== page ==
Interactive sunday school lessons for teenagers

Written by carolyn scheidies
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Interactive sunday school lessons for teenagers
Practical applications help teens better understand the Sunday School lesson. (students reading book image by fotosergio from Fotolia.com)

Teenagers are growing rapidly physically and mentally. They are reassessing everything they've been taught both at school, at home and at church. Lectures may provide information, but teenagers need to go beyond rote lessons to understand that what they learn in Sunday School has practical applications. Interactive lessons help teenagers see how faith motivates them to reach out to meet the needs of those around them.

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He Cared Enough to Heal

Jesus was available to those who needed a word of affirmation and healing. Read the stories of healing in Matthew chapter 8 that contain the healing of the leper in verses 1-4, the healing of the centurion's servant in verses 5-13, the healing of Peter's mother-in-law in verses 14 and 15, and more general healing in verses 16 and 17. Divide the Sunday School class into four groups and assign one of the passages. Ask each group to create a skit or a creative way to share the story and what it reveals about the character of Jesus.

Try on the Character

The story of the prodigal son is one of a son who decides he wants what he wants and demands his inheritance rights, which his father provides. The son uses up all he has unwisely. Finally, he admits he goofed up and returns to his father. He doesn't expect the forgiveness he receives. Read the story found in Luke 15:11-32. Divide the Sunday School class into groups of five. Let each one in the groups choose one of the characters from the Bible passage--father, younger son, elder son, younger son's not-so-good friends and the pig farmer. Have the teens reread the passage as their character and play the story through the eyes of their chosen character. Reassemble together. List the insights discovered. How does this change the way the teenagers view the story, choices and the father?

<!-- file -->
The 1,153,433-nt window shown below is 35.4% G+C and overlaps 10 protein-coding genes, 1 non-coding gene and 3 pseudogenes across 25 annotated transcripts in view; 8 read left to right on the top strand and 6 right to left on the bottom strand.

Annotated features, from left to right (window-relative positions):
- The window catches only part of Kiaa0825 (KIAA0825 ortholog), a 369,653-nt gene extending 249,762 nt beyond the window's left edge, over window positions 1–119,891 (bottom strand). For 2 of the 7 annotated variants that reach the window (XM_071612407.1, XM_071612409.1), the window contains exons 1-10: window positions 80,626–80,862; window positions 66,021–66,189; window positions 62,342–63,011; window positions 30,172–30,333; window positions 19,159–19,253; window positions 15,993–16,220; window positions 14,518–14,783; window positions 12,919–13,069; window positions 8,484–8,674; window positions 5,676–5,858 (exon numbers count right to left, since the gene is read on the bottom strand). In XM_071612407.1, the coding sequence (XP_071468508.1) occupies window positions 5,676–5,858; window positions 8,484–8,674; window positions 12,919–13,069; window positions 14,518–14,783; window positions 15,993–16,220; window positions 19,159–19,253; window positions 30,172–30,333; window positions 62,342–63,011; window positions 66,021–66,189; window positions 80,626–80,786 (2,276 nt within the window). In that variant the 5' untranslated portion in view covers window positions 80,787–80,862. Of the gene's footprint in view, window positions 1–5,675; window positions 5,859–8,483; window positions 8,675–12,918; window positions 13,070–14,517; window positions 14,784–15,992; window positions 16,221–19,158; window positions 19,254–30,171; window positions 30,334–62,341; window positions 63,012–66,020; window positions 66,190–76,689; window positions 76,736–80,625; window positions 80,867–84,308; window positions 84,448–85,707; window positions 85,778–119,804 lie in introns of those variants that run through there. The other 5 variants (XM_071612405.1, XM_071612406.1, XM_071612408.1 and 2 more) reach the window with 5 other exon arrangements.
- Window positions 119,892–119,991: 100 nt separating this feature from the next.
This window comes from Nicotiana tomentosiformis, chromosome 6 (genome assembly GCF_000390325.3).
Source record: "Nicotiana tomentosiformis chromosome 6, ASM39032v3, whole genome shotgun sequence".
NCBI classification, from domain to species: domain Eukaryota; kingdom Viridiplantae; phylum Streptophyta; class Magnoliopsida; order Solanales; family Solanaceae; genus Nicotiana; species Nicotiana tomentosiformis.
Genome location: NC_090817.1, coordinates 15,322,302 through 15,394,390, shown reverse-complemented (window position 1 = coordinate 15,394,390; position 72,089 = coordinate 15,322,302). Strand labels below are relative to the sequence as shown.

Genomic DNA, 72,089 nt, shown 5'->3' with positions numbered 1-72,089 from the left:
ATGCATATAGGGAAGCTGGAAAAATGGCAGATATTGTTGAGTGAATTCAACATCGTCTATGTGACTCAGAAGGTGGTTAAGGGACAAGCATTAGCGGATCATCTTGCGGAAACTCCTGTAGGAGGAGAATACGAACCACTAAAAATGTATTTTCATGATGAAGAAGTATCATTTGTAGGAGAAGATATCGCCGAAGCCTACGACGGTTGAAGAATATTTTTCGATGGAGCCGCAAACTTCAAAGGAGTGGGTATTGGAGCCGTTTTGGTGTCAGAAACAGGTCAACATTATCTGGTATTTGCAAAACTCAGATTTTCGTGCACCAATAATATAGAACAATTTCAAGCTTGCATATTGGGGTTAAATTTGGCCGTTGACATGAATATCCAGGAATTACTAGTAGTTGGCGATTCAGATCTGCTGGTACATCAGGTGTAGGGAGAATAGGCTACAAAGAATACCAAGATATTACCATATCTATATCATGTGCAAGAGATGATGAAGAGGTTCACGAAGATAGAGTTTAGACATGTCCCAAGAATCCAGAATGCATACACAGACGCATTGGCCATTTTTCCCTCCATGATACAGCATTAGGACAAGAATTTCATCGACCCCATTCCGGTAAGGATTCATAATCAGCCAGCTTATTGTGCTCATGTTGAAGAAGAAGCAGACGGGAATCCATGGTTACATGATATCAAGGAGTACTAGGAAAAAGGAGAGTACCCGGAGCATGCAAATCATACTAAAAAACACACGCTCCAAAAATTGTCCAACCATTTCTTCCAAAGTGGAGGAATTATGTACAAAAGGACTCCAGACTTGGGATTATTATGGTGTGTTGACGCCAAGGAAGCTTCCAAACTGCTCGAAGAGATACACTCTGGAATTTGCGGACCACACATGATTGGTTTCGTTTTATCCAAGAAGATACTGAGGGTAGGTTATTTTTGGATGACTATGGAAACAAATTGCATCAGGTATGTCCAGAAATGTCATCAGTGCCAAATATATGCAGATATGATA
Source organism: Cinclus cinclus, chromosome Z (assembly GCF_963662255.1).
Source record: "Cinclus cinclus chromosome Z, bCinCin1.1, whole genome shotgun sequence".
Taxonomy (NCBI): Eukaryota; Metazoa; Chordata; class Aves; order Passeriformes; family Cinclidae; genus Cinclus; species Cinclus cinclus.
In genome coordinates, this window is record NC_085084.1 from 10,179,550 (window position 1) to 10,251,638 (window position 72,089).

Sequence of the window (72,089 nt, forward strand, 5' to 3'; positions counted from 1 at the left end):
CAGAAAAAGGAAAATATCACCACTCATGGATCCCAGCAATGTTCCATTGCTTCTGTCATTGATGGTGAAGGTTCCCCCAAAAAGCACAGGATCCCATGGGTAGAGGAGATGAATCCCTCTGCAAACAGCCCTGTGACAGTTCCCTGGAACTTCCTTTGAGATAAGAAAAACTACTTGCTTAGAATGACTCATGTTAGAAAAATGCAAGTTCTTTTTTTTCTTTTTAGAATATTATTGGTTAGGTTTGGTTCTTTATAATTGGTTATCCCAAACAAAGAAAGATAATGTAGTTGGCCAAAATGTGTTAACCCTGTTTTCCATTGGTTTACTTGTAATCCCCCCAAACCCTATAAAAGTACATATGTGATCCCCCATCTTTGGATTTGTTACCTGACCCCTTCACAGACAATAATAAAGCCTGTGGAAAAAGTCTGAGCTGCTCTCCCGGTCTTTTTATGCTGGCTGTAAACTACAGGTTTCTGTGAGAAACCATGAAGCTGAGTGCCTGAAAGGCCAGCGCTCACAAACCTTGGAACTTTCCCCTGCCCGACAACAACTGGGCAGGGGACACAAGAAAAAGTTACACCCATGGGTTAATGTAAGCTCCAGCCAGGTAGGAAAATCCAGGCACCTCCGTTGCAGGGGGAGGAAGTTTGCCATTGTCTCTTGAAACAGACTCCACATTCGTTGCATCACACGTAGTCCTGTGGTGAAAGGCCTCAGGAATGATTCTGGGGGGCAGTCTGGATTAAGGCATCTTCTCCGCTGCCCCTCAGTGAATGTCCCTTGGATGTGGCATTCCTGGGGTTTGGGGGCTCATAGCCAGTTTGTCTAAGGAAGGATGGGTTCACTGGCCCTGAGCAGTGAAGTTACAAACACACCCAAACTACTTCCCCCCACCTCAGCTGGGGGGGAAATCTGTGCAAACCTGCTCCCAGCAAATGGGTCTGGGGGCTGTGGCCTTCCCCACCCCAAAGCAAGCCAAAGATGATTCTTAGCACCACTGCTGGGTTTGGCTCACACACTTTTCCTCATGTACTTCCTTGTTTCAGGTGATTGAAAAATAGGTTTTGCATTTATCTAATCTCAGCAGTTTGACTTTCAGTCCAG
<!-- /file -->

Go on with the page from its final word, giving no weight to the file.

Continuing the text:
Reaching Out

In answering a question about being a caring neighbour, Jesus told the story of "The Good Samaritan" found in Luke 10:29-37. Discuss the modern definition of "neighbor" and what Jesus meant by being a good neighbour. Pose situations to the class and have different pairs act out the situations. Situations could include the following scenarios. A teen who doesn't wear nice clothes wants to sit at your table at lunch. What do you do? You see a girl saying mean and hurtful things to another teen. What do you do? A bully threatens another teen in the hall. What do you do? Talk about the realities of helping or not helping and how best to help in each situation. Ask the class to be a Good Samaritan during the week and report back how it went and how they felt.

Time for God and Me

Have students write down their daily schedule. Talk about how busy they are. Ask if there are things they wish they didn't have to do. On the board, list the things Jesus did each day and what kind of schedule He had. Using Matthew 13:23, show how Jesus realised the need for time away from the crowds, time by himself and with God to rest and recharge. Emphasise the need to take time for God and self. Ask the class to rework their schedules for one week, adding time for God and rest. Discuss the result the next week and the difference it made.

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